Your good traits create your bad traits
For all the reasons why people love Ehren Earleywine -- fiery competitor, straight-talker, etc. -- there is sometimes a downside to that. Sometimes he gets a little too fiery and talks a little too straight, and he ends up having to apologize. So yeah, Coach E has had to apologize publicly for this. Of course he has. He was accused of being a classless cheater, he said "oh I got this," and he clicked send on an e-mail -- complete with about 19 "AND ANOTHER THING(S)..." -- that he probably regretted pretty quickly.
Statement from Missouri State pic.twitter.com/YA0hHUEEYd— Blake Toppmeyer (@btoppmeyer) May 30, 2015
Statement from Missouri. Ignore the question marks. A coding thing. pic.twitter.com/kYmqBJ1dC5— Blake Toppmeyer (@btoppmeyer) May 30, 2015
@btoppmeyer I prefer to read them as questions. "I am sincerely sorry about the unprofessional comments I made?"— Joe Walljasper (@JoeWalljasper) May 30, 2015
Just now digesting Earleywine email exchange. Poor choice of words but he goes into fight mode when accused of dirty recruiting.— Dave Matter (@Dave_Matter) May 30, 2015
#Mizzou softball is 8-0 vs. Missouri State during Earleywine's tenure. MU combined to outscore the Bears 57-1 in those games.— Blake Toppmeyer (@btoppmeyer) May 30, 2015
#Mizzou softball is 45-0 against in-state opponents during Earleywine's tenure. Earleywine likes to schedule regional foes as midweek games— Blake Toppmeyer (@btoppmeyer) May 30, 2015
How great is Ehren Earleywine? On right day, would have said same thing on the record. Reporter's dream. #HatsOff— Dave Briggs (@DBriggsBlade) May 30, 2015
Prediction: Earleywine email story will only make him more popular with Mizzou fans. He was accused of cheating and fired back.— Dave Matter (@Dave_Matter) May 30, 2015
Judging by Twitter/message board reax,which I admit is poor way to judge, Earleywine-Hesse exchange has made EE more endearing in MU circles— Blake Toppmeyer (@btoppmeyer) May 30, 2015
That's not 100%. Some MU fans cleary not thrilled with Earleywine's response.— Blake Toppmeyer (@btoppmeyer) May 30, 2015
@btoppmeyer He's also endearing because he's real. He's that guy that you love if he's on you team and hate if he's not.— Steven Keers (@stevenkeers) May 30, 2015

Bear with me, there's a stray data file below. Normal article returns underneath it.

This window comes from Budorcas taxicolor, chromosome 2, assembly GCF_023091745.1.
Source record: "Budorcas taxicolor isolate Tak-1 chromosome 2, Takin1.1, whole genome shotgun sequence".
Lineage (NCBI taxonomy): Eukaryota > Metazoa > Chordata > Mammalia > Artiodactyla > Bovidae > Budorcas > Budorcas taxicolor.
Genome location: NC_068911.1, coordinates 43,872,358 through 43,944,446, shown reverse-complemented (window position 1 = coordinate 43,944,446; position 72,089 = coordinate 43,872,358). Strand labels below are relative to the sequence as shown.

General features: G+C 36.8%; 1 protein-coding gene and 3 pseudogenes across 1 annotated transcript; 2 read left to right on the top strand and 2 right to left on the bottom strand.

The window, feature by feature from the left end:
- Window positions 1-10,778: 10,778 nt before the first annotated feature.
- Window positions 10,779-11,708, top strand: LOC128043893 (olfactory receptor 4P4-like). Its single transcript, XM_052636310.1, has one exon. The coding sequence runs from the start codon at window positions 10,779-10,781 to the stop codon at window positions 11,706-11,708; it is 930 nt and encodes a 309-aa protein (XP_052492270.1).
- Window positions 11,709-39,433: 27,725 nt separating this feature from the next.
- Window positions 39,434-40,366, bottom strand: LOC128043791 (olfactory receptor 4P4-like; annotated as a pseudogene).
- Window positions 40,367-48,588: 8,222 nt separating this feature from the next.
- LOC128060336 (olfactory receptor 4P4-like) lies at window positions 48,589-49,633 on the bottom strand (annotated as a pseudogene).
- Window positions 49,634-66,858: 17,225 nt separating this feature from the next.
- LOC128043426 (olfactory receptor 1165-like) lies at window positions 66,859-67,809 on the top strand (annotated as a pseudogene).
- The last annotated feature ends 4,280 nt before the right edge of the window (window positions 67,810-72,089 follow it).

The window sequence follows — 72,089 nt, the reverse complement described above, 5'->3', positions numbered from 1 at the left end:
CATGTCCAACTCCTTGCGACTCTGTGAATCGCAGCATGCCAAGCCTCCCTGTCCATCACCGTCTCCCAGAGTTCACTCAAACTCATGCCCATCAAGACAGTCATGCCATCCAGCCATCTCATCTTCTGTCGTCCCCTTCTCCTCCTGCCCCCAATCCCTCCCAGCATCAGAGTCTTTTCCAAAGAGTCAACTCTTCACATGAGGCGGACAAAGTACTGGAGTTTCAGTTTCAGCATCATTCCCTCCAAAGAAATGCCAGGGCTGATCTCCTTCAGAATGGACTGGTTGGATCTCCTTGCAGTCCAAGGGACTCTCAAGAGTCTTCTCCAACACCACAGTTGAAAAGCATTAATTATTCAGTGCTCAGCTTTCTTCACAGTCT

And here's the most dead-on-accurate tweet from last night:
Fact is, as long as Earleywine wins - and he always has - I think he'll always be endearing to most MU fans and despised by many outsiders.— Blake Toppmeyer (@btoppmeyer) May 30, 2015
When you win a lot, fans turn anything you do into something endearing. Rip off a couple of .500 (or worse) seasons, however, and perceptions will change if or when you do exactly the same thing. That's the way this relationship works for every coach and every fan base in every sport in the world. Doesn't matter if you're made of barbed wire and have a permanent chip on your shoulder (Earleywine) or if you're prim and proper and never speak poorly of anybody (Kim Anderson, I guess?). Gary Pinkel is loyal and steadfast after every win and stubborn and bull-headed after every loss. Win, and you're awesome. Lose, and you're ... less than awesome.
Regardless, that was some pretty spectacular entertainment for a Friday evening. I simultaneously wanted to facepalm and build the man a statue. And needless to say, when we post the DONATE NOW link for the Stubble Drive next week, I'm not worried about donations shrinking in light of this incident...
And speaking of fandom...
I stumbled back across one of my favorite pieces of Internet writing ever yesterday evening. Before Brian Phillips was writing long, strange, often awesome essays at Grantland, he was heading up a wonderful soccer site called Run of Play. And one of his final RoP pieces was called Your Stupid Rage. I have to restrain myself to avoid simply blurbing the entire damn thing.
And here’s where I save your life. Because the truth about hyperpartisanship is that it is an absolutely miserable and unpleasant way to be a sports fan. No one talks about this, because (a) people who complain about rage in sports tend to want to mourn some lost standard of politeness, which has nothing to do with anything, and (b) because hyperpartisan fans are the most outwardly invested in their clubs, so there’s a presumption that they’re the most authentic or admirable supporters, even if they’re also, everyone knows, unbearably obnoxious. It’s the last bit, the presumption of authenticity, that’s the most concerning, because if you’re just getting into soccer, and you love your club, well, then you don’t want anyone to be more totally into your club than you are. So especially if you’re already surrounded by a lot of hyperpartisan fans in your daily life, your instinct may be to go in with blinders on and drink from the chalice of the faith.